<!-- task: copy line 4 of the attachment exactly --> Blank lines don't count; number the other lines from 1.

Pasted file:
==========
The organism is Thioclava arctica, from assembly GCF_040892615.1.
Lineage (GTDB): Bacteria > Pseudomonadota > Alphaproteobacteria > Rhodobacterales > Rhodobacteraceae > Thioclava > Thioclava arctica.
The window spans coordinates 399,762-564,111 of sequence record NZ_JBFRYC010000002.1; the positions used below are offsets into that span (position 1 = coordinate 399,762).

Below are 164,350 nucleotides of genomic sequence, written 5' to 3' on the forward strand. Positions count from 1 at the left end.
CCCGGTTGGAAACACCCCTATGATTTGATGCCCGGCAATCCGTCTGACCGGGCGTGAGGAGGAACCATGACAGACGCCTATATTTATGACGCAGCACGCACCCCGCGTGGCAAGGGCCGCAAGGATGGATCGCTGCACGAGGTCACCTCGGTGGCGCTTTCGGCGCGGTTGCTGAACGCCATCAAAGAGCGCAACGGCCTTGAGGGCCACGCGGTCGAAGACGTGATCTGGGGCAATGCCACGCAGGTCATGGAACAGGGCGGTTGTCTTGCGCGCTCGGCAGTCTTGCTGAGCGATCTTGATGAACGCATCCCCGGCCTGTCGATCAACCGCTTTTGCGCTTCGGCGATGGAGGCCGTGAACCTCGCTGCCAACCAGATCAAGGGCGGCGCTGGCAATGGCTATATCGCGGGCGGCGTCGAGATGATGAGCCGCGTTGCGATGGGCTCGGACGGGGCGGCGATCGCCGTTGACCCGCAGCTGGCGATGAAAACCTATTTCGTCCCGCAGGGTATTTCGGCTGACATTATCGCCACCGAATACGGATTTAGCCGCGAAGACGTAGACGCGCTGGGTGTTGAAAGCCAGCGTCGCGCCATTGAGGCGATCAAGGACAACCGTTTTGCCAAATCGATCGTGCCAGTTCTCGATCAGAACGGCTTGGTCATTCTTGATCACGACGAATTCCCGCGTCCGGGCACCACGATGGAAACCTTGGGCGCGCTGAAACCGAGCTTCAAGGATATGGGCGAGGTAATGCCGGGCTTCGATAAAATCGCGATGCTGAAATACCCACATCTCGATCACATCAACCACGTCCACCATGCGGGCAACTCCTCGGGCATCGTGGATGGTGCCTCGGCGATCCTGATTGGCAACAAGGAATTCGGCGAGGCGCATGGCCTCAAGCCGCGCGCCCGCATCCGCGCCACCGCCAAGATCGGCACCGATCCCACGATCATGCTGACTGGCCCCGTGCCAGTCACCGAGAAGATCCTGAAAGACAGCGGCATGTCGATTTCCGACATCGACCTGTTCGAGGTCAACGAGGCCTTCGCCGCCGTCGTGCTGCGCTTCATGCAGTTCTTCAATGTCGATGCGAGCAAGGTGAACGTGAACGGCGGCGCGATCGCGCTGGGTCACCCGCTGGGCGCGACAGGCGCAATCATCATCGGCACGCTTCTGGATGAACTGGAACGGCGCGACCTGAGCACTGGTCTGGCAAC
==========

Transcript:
Below are 164,350 nucleotides of genomic sequence, written 5' to 3' on the forward strand. Positions count from 1 at the left end.